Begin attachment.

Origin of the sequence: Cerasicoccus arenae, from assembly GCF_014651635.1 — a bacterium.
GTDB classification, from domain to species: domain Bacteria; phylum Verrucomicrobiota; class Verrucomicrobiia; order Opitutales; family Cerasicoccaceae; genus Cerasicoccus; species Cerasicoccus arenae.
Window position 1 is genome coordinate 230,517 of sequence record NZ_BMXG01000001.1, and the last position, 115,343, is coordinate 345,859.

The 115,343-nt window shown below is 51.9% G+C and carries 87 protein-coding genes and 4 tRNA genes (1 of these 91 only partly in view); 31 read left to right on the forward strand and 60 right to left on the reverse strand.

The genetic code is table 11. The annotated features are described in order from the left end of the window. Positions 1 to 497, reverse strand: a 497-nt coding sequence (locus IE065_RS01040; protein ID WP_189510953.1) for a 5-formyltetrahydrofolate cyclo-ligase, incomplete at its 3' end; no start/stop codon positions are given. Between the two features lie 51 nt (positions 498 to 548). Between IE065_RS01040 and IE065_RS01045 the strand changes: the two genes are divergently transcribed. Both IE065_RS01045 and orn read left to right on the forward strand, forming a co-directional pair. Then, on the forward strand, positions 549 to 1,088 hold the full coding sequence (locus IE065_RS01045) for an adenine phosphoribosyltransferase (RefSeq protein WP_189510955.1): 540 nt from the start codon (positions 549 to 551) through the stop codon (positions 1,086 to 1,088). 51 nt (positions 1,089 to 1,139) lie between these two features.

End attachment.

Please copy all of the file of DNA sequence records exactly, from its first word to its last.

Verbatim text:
Origin of the sequence: Cerasicoccus arenae, from assembly GCF_014651635.1 — a bacterium.
GTDB classification, from domain to species: domain Bacteria; phylum Verrucomicrobiota; class Verrucomicrobiia; order Opitutales; family Cerasicoccaceae; genus Cerasicoccus; species Cerasicoccus arenae.
Window position 1 is genome coordinate 230,517 of sequence record NZ_BMXG01000001.1, and the last position, 115,343, is coordinate 345,859.

The 115,343-nt window shown below is 51.9% G+C and carries 87 protein-coding genes and 4 tRNA genes (1 of these 91 only partly in view); 31 read left to right on the forward strand and 60 right to left on the reverse strand.

The genetic code is table 11. The annotated features are described in order from the left end of the window. Positions 1 to 497, reverse strand: a 497-nt coding sequence (locus IE065_RS01040; protein ID WP_189510953.1) for a 5-formyltetrahydrofolate cyclo-ligase, incomplete at its 3' end; no start/stop codon positions are given. Between the two features lie 51 nt (positions 498 to 548). Between IE065_RS01040 and IE065_RS01045 the strand changes: the two genes are divergently transcribed. Both IE065_RS01045 and orn read left to right on the forward strand, forming a co-directional pair. Then, on the forward strand, positions 549 to 1,088 hold the full coding sequence (locus IE065_RS01045) for an adenine phosphoribosyltransferase (RefSeq protein WP_189510955.1): 540 nt from the start codon (positions 549 to 551) through the stop codon (positions 1,086 to 1,088). 51 nt (positions 1,089 to 1,139) lie between these two features.